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Pumped Up for Pumpkin

By Monica Williams, USDA
Published October 24, 2019

Summer is fading, and the fall season will soon be bringing crisp air and colorful leaves, and creatively carved pumpkins will be sitting on the front steps of neighborhood houses. Pumpkins—fall wouldn’t be quite the same without them—but what do you really know about them?

Did you know pumpkin is a member of the squash family and it is rich in beta-carotene? Beta-carotene is a carotenoid and antioxidant. This natural plant compound is what gives pumpkins their beautiful bright orange hue.

Scientists with the Agricultural Research Service (ARS) developed an environmentally friendly way to measure beta-carotene and other beneficial carotenoids found in pumpkin. The scientists’ research has shown that pumpkin has more beta-carotene than many other foods in your kitchen cabinet. Even more exciting is that our bodies can naturally convert beta-carotene into vitamin A, an essential vitamin that helps to promote good eye health and vision, healthy skin, proper development and more. Now that’s a reason to get pumped up for pumpkin!

Including the pureed pumpkin found in cans at your local market, pumpkin is used in a variety of tasty dishes from soups and smoothies to snacks and your favorite desserts. If that wasn’t enough, here’s another reason to get pumped up for pumpkin: ARS scientists have identified native bees that are important pollinators of pumpkin plants to ensure we have an abundant supply of this seasonal treat.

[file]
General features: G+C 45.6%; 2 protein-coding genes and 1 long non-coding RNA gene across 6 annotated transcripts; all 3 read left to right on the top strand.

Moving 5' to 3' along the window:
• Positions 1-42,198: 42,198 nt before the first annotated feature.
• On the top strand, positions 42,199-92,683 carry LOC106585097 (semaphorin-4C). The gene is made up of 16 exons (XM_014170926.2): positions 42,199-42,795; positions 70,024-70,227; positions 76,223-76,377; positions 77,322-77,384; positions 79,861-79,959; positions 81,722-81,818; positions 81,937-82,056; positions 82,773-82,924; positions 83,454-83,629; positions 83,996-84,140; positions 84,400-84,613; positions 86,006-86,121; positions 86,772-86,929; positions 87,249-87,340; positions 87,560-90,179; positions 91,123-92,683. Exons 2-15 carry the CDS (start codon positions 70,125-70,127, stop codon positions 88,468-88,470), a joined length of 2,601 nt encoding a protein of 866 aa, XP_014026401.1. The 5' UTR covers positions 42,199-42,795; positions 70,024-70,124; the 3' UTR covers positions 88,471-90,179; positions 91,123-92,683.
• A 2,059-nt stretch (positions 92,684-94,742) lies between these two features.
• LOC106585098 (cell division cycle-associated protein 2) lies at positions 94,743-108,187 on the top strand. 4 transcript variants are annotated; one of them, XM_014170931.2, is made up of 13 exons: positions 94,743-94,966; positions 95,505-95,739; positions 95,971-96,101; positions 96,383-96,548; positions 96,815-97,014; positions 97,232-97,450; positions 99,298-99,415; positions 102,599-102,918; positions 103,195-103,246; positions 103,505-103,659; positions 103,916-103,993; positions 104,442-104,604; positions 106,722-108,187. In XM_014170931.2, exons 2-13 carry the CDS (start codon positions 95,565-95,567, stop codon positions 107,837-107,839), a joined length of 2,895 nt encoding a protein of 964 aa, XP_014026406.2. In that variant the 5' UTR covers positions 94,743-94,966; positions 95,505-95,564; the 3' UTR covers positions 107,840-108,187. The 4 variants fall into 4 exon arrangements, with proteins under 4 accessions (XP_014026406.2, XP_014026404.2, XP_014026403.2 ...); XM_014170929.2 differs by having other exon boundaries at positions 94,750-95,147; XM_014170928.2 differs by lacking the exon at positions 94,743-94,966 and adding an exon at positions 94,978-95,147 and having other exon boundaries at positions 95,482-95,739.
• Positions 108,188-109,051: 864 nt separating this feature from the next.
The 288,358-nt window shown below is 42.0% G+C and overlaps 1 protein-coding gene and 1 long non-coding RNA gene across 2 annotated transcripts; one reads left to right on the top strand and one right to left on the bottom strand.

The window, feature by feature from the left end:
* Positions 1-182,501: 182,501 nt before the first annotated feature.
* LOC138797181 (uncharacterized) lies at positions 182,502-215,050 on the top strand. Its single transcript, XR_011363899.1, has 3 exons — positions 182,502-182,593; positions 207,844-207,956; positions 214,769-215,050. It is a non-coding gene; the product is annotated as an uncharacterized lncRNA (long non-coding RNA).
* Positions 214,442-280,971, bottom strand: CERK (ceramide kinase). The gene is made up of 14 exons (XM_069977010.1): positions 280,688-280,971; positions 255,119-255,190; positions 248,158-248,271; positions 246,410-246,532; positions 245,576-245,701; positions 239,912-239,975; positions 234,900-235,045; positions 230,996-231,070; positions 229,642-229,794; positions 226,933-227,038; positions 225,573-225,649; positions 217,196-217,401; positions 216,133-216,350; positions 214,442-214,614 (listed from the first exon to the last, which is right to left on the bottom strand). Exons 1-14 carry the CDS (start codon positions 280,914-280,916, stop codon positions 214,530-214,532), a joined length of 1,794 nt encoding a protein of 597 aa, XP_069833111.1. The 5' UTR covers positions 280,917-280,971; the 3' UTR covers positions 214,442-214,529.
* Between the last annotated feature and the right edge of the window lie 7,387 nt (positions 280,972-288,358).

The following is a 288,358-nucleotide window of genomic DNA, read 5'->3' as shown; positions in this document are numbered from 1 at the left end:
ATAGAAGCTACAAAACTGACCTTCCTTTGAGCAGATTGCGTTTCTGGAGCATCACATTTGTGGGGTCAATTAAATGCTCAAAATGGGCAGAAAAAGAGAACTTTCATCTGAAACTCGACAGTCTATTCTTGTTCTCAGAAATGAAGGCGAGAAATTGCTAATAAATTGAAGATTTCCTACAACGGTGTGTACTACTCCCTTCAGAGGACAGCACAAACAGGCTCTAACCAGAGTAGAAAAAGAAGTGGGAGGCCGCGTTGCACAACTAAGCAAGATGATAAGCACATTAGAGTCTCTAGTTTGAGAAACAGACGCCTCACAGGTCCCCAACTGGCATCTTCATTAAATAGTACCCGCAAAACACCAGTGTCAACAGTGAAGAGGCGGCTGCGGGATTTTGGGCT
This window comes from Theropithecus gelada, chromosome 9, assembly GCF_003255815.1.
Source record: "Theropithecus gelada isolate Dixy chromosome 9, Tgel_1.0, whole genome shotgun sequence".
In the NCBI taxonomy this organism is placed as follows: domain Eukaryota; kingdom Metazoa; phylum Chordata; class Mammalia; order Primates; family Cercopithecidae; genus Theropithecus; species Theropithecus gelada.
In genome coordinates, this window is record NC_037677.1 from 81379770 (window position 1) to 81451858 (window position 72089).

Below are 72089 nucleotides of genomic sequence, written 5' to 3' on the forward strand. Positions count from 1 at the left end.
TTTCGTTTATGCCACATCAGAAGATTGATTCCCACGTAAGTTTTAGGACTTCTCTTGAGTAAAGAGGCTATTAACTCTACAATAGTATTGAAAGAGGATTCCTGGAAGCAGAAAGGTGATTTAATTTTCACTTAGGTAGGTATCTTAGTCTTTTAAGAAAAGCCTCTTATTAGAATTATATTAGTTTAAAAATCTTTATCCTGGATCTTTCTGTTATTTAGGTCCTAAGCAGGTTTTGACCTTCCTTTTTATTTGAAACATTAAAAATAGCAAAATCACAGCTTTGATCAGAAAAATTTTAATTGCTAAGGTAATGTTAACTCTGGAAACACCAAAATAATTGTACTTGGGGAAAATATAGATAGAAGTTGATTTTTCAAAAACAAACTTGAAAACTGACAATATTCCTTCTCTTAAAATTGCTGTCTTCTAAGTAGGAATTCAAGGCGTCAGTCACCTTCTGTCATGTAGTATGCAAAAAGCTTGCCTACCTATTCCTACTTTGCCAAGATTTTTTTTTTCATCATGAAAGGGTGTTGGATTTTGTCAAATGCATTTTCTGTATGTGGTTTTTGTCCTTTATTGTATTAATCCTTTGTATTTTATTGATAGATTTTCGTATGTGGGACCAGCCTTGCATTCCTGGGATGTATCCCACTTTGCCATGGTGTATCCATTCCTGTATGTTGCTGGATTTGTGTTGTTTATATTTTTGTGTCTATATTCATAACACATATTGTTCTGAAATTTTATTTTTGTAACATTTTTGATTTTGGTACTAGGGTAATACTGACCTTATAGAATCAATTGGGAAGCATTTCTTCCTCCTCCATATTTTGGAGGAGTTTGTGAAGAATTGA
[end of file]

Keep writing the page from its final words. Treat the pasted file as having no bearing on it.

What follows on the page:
Cranberry Pumpkin Muffins
Enjoy these delicious muffins for breakfast anytime of the year using canned pumpkin and frozen cranberries.


• 2 cup flour
• 3/4 cup sugar
• 3 teaspoon baking powder
• 1/2 teaspoon salt
• 3/4 teaspoon cinnamon
• 3/4 teaspoon allspice
• 5/16 cup vegetable oil
• 2 egg, large (large)
• 3/4 cup pumpkin (canned)
• 2 cup cranberries (fresh or frozen chopped)


1. Preheat oven to 400 degrees.
2. Sift together dry ingredients (flour through allspice) and set aside.
3. Beat oil, eggs, and pumpkin together until well blended.
4. Add the wet ingredients (pumpkin mixture) to the dry ingredients all at once. Stir until moistened.
5. Fold in chopped cranberries.
6. Spoon into paper lined muffin cups.
7. Bake at 400 degrees for 15 to 30 minutes.
(Source: University of Massachusetts, Extension Nutrition Education Program, Pumpkin Post/Banana Beat)

Quote of the Day:
“Within a system which denies the existence of basic human rights, fear tends to be the order of the day. Fear of imprisonment, fear of torture, fear of death, fear of losing friends, family, property or means of livelihood, fear of poverty, fear of isolation, fear of failure. A most insidious form of fear is that which masquerades as common sense or even wisdom, condemning as foolish, reckless, insignificant or futile the small, daily acts of courage which help to preserve man's self-respect and inherent human dignity. It is not easy for a people conditioned by fear under the iron rule of the principle that might is right to free themselves from the enervating miasma of fear. Yet even under the most crushing state machinery courage rises up again and again, for fear is not the natural state of civilized man.”

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